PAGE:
Wednesday, August 26, 2009

Kite Aerial Photography

Kite Aerial Photography - Yellowtone: "Kite aerial photography in its simplest form is the creation of a photograph with a camera on a kite or suspended from a kite line.

In a more advanced form it employs a video transmitter on the camera rig that sends an image to an LCD on the ground which is used to determine the best time to snap an image remotely using a radio control connected to servos on the KAP rig. Advanced rigs, like the one we used, can also use radio controls to pan and tilt the camera."

BEST BREEZES: Kites and Kite History - William Abner Eddy - Diamonds in the Sky: "Eddy experimented with a number of shutter release techniques and contributed much to the knowledge of the emerging technique of kite aerial photography ranking up there with the original pioneer aerial kite photographer, M. Athur Batut who seven years prior took the first aerial photograph from a kite-lifted camera in Labruguiere, France, on June 20, 1888.

Eddy published his experiences and the potential for use of kite aerial photography in the journal The Century Magazine. [May-October, 1897] In an article written in this prestigious magazine of the era, Eddy envisioned the application of kite aerial photography to military intelligence. He carefully detailed how a camera mounted on a kite might permit the Navy to view beyond the horizon line and get advance information on ships of other navies operating in a region."

camera suspended on the line of a kite. - Google Search

Monday, August 24, 2009

old camera goes digital

Vest Pocket Kodak attached to Sony DSLR-A100 on Flickr - Photo Sharing!

Tuesday, August 18, 2009

Twitpic - Share photos on Twitter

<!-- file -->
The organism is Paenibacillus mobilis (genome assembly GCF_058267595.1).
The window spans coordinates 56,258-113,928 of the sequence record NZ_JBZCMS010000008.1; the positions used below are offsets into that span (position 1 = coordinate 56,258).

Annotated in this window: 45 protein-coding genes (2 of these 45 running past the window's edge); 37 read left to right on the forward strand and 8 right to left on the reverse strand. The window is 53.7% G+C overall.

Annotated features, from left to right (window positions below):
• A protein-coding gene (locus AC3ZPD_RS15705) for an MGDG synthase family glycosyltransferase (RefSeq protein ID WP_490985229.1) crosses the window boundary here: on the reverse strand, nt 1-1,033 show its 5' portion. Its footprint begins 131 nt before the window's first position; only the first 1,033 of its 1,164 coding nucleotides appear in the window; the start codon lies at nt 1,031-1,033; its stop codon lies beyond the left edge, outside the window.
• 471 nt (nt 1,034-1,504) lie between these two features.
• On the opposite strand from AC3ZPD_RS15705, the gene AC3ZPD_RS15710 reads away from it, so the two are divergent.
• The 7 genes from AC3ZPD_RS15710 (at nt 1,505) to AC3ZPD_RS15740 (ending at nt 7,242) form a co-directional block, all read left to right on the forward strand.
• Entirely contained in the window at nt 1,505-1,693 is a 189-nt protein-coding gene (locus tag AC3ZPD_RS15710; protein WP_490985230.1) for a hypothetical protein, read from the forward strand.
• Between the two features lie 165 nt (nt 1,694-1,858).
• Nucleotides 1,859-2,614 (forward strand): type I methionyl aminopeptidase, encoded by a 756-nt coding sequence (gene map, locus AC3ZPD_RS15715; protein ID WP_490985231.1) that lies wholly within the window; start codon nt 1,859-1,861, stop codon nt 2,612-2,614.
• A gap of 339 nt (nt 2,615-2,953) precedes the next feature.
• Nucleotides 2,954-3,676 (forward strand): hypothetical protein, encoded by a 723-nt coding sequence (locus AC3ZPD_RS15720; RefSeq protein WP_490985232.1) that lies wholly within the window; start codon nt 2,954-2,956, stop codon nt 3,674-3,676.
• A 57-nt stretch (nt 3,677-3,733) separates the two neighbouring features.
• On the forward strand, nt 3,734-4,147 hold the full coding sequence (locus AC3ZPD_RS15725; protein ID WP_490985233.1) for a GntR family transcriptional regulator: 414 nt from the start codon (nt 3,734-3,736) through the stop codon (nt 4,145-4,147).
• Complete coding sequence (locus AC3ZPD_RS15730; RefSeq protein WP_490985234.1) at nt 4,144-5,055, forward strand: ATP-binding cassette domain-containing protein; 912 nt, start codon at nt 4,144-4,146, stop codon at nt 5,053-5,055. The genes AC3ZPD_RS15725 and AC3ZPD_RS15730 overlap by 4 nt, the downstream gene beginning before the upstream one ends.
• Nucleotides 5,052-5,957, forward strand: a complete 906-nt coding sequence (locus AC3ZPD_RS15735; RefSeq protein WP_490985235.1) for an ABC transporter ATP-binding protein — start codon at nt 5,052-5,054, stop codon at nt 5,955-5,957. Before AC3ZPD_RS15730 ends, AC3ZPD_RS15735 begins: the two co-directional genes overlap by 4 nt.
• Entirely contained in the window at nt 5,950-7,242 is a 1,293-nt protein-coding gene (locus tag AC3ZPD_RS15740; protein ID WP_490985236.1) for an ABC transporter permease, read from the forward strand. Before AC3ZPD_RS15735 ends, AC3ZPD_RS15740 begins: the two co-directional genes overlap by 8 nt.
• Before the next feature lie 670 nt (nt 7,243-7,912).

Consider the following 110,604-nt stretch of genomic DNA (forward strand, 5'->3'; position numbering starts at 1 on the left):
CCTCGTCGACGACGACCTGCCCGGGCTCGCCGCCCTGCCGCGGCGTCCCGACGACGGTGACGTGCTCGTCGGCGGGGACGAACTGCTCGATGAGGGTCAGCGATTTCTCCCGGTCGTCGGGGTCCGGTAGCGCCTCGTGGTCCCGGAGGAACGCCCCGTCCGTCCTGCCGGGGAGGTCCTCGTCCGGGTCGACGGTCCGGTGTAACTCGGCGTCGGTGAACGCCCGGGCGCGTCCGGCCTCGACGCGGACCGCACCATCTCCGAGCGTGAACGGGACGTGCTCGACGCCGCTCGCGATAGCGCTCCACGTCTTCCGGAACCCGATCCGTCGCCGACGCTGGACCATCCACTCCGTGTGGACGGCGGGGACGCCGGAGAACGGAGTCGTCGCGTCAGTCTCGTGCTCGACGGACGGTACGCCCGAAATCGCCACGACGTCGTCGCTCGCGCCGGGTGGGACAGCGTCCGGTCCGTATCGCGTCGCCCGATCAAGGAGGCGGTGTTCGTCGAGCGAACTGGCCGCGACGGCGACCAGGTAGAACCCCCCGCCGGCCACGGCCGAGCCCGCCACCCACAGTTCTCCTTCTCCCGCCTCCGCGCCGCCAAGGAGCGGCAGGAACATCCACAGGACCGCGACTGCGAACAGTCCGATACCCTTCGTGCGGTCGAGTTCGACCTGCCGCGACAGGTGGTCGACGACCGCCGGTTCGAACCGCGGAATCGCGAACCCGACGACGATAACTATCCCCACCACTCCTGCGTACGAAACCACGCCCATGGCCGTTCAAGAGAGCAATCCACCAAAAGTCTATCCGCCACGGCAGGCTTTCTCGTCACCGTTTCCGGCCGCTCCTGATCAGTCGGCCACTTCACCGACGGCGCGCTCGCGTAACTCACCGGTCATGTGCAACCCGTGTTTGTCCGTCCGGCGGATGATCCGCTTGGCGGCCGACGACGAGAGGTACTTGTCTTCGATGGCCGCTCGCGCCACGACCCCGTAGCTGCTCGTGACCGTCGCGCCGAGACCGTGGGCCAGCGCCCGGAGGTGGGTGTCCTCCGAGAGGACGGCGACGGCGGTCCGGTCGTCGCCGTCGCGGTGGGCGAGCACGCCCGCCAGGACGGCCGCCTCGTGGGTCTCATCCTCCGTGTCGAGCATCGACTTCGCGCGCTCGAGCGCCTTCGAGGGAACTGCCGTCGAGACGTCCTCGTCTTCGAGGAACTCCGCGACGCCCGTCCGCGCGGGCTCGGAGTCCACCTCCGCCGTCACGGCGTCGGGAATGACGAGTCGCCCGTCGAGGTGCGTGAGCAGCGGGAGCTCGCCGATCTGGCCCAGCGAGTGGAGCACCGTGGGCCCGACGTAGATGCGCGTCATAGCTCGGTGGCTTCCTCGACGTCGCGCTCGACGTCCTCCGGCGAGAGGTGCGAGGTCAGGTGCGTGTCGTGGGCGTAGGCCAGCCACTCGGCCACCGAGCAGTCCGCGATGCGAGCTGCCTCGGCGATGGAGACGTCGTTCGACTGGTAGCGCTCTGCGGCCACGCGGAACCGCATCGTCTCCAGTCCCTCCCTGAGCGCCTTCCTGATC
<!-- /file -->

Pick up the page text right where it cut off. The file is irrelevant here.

Twitpic - Share photos on Twitter from Afganistan

Friday, August 14, 2009

View camera

View camera - Wikipedia, the free encyclopedia: "Photographers use view cameras to control focus and convergence of parallel lines. Image control is done by moving the front and/or rear standards. Movements are the ways the front and rear standards can be positioned to alter perspective and focus. The term can also refer to the mechanisms on the standards that allow the position to be achieved."

Monday, August 03, 2009

Cameras With Time-Machine Powers - Pogue’s Posts Blog -

Cameras With Time-Machine Powers - Pogue’s Posts Blog - "“The Exilim EX-F1 ($1,000 list price) is the world’s fastest camera. It can snap — are you ready for this? — 60 photos a second. These are not movies; these are full six-megapixel photographs, each with enough resolution for a poster-sized print.

“After such a burst, you’re offered three options: delete all 60 shots, keep all 60, or review them and pluck out the individual frames worth keeping."

Casio has done it. Two new models are sleek, compact versions of that ground-breaking FX1. There’s the EX-FC100 (5x zoom, 2.7-inch screen, image stabilizer, $400) and the EX-FS10 (3x zoom, 2.5-inch screen, $350). Both of them do all that crazy time-machine stuff.